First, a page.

LONDON (ICIS)--Plans to expand into China’s polycarbonates (PC) market is the next phase in Shell’s strategy to double its chemicals earnings by 2025, by focusing on products where the Netherlands-based oil and gas major can leverage a competitive advantage, according to Shell Chemicals executive vice president Thomas Casparie.
The firm announced on Monday that it had signed a memorandum of understanding with joint venture partner, state enterprise the China National Offshore Oil Corporation (CNOOC), to potentially develop a PC production unit at the Huizhou, China, petrochemicals facility.
Shell is already constructing a PC development unit at its Jurong Island, Singapore, facility, to work with prospective customers ahead of the larger-scale unit coming onstream, if it decides to move forward with the project.
With a projected nameplate capacity of 260,000 tonnes/year and owned 50/50 by the partners, the Huizhou unit would represent the second phase of Shell’s plans to increase chemicals annual earnings to $3.5bn-4bn by 2025, following its plan to build a shale feedstock-advantaged petrochemicals complex in Pennsylvania.
This very much fits our strategy… [in terms of] doubling the size of the earnings by 2025, but also doing so by growing more in performance chemicals, deeper in the value chain and closer to the customers,” said Shell Chemicals executive vice president Thomas Casparie.
“This is the second example of that strategy coming alive and we believe that we can do so successfully because we have a proprietary patented technology to produce [PC precursor] diphenol carbonate one in an advantaged way, both in terms of cost performance, more efficient use of energy and an CO2 footprint,” he added.
Casparie, who replaced former EVP Graham van’t Hoff in July last year, identifies cost advantage as a key driver in which chemicals markets the company chooses to expand into.
As a subsidiary of an oil and gas major with deep pockets, Shell Chemicals is comfortable with a degree of cyclicality in the chemicals markets in which it chooses to play.
“There will be cycles but we will be here for the long term, and we believe in the products where we choose to play we have competitive advantages so that we will continue to be successful in both in the up-cycle and the down-cycle,” Casparie told ICIS.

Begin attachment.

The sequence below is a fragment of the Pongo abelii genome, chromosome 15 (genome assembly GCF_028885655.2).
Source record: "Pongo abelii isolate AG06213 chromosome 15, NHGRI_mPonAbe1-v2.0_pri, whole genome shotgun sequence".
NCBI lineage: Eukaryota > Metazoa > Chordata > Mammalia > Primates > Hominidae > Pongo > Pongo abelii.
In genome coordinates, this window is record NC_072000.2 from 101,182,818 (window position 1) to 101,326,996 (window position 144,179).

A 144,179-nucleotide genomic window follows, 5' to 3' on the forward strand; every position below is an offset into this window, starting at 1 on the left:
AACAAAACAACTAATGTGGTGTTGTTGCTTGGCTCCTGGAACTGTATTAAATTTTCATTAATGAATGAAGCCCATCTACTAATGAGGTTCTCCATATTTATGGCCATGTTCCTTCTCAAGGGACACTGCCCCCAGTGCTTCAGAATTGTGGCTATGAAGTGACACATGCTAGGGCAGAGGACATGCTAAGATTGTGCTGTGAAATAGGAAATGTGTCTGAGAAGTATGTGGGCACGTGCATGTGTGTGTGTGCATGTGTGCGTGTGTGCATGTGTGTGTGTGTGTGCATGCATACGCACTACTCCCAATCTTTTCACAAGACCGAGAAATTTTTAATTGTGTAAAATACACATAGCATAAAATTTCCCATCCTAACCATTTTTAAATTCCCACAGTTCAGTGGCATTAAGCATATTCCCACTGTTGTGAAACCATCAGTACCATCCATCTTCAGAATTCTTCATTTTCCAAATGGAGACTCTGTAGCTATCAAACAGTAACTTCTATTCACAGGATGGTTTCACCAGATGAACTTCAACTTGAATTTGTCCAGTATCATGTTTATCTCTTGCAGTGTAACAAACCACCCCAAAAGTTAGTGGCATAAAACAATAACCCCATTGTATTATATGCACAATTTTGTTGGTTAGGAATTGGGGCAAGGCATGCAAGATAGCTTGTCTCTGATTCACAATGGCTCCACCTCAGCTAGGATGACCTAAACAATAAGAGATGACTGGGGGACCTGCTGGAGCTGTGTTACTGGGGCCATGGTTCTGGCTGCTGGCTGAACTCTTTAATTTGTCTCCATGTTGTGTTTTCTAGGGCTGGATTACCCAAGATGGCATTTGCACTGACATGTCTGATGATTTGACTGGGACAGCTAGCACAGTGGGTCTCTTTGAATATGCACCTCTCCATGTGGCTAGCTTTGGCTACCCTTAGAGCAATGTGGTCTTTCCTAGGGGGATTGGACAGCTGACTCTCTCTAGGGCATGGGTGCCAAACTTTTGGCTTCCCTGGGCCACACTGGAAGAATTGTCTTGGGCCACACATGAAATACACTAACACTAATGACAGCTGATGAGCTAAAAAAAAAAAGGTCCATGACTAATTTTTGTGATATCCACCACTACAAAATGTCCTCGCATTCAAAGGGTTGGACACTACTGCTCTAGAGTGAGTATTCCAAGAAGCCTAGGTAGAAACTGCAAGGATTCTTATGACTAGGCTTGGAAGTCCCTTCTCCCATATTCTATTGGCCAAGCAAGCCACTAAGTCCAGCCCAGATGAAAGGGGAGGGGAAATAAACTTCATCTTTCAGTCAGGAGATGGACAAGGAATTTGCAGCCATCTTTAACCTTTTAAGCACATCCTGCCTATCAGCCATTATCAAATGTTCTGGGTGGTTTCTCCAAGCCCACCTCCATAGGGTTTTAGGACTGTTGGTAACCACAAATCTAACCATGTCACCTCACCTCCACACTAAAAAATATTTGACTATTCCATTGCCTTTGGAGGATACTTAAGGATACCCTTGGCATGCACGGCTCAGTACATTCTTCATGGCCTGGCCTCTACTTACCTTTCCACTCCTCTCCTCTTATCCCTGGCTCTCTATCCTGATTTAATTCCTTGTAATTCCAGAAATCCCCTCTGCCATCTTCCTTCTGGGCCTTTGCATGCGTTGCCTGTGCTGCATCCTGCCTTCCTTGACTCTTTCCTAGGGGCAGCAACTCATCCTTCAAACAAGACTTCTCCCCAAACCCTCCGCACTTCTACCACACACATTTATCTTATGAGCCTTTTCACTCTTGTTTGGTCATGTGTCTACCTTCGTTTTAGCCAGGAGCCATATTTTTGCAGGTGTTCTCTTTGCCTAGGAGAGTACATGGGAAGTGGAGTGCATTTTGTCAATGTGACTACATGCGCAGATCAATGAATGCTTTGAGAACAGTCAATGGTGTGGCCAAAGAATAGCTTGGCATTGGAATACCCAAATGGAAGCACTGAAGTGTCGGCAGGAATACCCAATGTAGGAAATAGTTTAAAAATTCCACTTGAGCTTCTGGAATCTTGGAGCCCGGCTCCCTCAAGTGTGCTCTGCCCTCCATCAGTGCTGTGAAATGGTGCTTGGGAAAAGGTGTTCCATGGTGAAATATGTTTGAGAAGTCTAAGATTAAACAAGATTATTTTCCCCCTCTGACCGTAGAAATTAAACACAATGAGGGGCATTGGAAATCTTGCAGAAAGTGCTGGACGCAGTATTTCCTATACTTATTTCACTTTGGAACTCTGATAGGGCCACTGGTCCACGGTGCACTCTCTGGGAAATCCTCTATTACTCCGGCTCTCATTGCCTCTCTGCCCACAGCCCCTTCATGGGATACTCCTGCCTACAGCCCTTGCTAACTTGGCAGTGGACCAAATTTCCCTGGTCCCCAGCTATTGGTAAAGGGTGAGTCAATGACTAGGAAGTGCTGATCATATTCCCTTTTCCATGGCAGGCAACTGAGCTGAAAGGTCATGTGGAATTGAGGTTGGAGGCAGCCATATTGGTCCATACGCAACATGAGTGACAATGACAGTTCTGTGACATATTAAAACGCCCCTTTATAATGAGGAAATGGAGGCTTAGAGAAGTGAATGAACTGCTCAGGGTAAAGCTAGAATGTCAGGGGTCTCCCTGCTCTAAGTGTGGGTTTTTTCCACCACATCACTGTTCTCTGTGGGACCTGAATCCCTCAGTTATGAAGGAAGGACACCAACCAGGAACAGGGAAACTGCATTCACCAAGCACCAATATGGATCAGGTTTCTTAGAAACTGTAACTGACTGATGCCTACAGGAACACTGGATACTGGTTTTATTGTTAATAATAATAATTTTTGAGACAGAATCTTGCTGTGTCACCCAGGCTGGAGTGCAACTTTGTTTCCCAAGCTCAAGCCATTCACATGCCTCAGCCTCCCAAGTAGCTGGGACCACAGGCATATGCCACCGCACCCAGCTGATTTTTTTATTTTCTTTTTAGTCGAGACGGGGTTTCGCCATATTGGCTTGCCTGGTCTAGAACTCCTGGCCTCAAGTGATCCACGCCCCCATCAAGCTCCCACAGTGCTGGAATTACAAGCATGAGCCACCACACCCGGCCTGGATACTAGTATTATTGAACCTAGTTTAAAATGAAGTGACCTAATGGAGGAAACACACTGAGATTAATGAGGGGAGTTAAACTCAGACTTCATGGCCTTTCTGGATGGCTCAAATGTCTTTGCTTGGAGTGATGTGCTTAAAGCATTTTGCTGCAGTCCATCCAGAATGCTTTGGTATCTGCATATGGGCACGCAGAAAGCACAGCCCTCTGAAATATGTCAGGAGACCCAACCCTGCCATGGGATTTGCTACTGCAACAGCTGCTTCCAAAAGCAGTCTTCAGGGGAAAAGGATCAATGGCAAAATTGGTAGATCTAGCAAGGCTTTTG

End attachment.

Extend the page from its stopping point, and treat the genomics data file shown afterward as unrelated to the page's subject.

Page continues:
The company’s proprietary PC technology, along with access to what Casparie terms “the Chinese ecosystem for low-capital build” through state partner CNOOC, places it in the most competitive quartile for efficiency and production price, he said.
“We found a route that doesn’t use phosgene so from a safety perspective we see it as advantaged,” Casparie said. “It actually will be using CO2 as one of the feedstocks and therefore has a lower CO2 footprint.”
The announcement comes after a long period of bearishness in both Asian and global PC markets.
Asia prices have fallen on the back of weaker demand and oversupply, exacerbated by the US-China trade war, with large-scale new capacities coming onstream from Sinopec Tianjin and Zhejiang Petrochemical this year meaning little expectation for supply and demand to balance in the near future.
Shell is looking at a longer timeline, with no date set for a final investment decision for the Huizhou plant, and the Singapore demonstration unit not expected onstream until 2021.
Fundamentals are strong for PC demand in spite of the sharp peaks and valleys for the sector as new capacities come onstream, he said.
“PC is expected to continue to grow above GDP at around 4% globally and 4.8% within China, and that is very much driven by the continued growth in demand for automotive, LED lighting, lightweight materials, a wide range of electronics, so the fundamental demand is there,” he said.
“What is important is that we have a strong belief that therefore you need to have a competitive advantage in order to be successful in these [cyclical] value chains. The reason we selected PC is that we believe we've got that advantage through the tech,” he added.
With a China PC unit set to follow a US polyethylene complex, the firm is betting on more commoditised chemicals at a time when a lot of European producers are looking into specialties.
Choosing large-scale projects in cost-advantaged regions backed by efficient technologies will allow the firm to become a player in those highly competitive global markets as it expands further down the chemicals value chain,” Casparie added.
“Yes there will be cycles but we will be here for the long term, and we believe in the products where we choose to play we have competitive advantages so that we will continue to be successful in both in the up-cycle and the down-cycle,” he said.
Interview article by Tom Brown
Front page picture source: Shell